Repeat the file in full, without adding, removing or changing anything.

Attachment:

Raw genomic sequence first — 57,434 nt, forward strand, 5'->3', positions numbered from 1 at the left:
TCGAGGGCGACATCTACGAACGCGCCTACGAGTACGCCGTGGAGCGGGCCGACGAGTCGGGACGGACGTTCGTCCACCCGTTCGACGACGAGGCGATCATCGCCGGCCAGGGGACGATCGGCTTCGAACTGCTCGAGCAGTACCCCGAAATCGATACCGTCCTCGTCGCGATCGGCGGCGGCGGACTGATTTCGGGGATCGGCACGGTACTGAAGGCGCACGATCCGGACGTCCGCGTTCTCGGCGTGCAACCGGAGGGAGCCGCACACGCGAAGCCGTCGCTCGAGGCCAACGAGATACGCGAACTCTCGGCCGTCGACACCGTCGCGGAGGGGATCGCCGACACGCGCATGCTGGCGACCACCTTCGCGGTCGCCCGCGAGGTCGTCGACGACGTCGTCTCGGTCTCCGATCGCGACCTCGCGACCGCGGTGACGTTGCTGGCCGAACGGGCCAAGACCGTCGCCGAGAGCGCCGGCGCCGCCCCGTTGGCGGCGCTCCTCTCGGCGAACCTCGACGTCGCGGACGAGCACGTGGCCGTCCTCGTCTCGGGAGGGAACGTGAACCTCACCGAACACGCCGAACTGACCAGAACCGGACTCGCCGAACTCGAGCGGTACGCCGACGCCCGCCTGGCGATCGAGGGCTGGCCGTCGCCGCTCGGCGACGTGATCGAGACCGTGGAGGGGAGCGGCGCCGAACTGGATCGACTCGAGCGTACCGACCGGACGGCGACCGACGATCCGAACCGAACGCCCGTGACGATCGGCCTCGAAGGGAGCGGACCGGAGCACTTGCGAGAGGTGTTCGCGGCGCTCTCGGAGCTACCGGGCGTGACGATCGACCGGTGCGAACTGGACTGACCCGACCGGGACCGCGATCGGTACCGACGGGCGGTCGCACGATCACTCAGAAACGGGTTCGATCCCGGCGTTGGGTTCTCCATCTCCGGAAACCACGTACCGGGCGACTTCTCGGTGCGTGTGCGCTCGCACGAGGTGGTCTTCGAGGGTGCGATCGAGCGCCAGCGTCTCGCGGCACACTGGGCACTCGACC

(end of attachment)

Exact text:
Raw genomic sequence first — 57,434 nt, forward strand, 5'->3', positions numbered from 1 at the left:
TCGAGGGCGACATCTACGAACGCGCCTACGAGTACGCCGTGGAGCGGGCCGACGAGTCGGGACGGACGTTCGTCCACCCGTTCGACGACGAGGCGATCATCGCCGGCCAGGGGACGATCGGCTTCGAACTGCTCGAGCAGTACCCCGAAATCGATACCGTCCTCGTCGCGATCGGCGGCGGCGGACTGATTTCGGGGATCGGCACGGTACTGAAGGCGCACGATCCGGACGTCCGCGTTCTCGGCGTGCAACCGGAGGGAGCCGCACACGCGAAGCCGTCGCTCGAGGCCAACGAGATACGCGAACTCTCGGCCGTCGACACCGTCGCGGAGGGGATCGCCGACACGCGCATGCTGGCGACCACCTTCGCGGTCGCCCGCGAGGTCGTCGACGACGTCGTCTCGGTCTCCGATCGCGACCTCGCGACCGCGGTGACGTTGCTGGCCGAACGGGCCAAGACCGTCGCCGAGAGCGCCGGCGCCGCCCCGTTGGCGGCGCTCCTCTCGGCGAACCTCGACGTCGCGGACGAGCACGTGGCCGTCCTCGTCTCGGGAGGGAACGTGAACCTCACCGAACACGCCGAACTGACCAGAACCGGACTCGCCGAACTCGAGCGGTACGCCGACGCCCGCCTGGCGATCGAGGGCTGGCCGTCGCCGCTCGGCGACGTGATCGAGACCGTGGAGGGGAGCGGCGCCGAACTGGATCGACTCGAGCGTACCGACCGGACGGCGACCGACGATCCGAACCGAACGCCCGTGACGATCGGCCTCGAAGGGAGCGGACCGGAGCACTTGCGAGAGGTGTTCGCGGCGCTCTCGGAGCTACCGGGCGTGACGATCGACCGGTGCGAACTGGACTGACCCGACCGGGACCGCGATCGGTACCGACGGGCGGTCGCACGATCACTCAGAAACGGGTTCGATCCCGGCGTTGGGTTCTCCATCTCCGGAAACCACGTACCGGGCGACTTCTCGGTGCGTGTGCGCTCGCACGAGGTGGTCTTCGAGGGTGCGATCGAGCGCCAGCGTCTCGCGGCACACTGGGCACTCGACC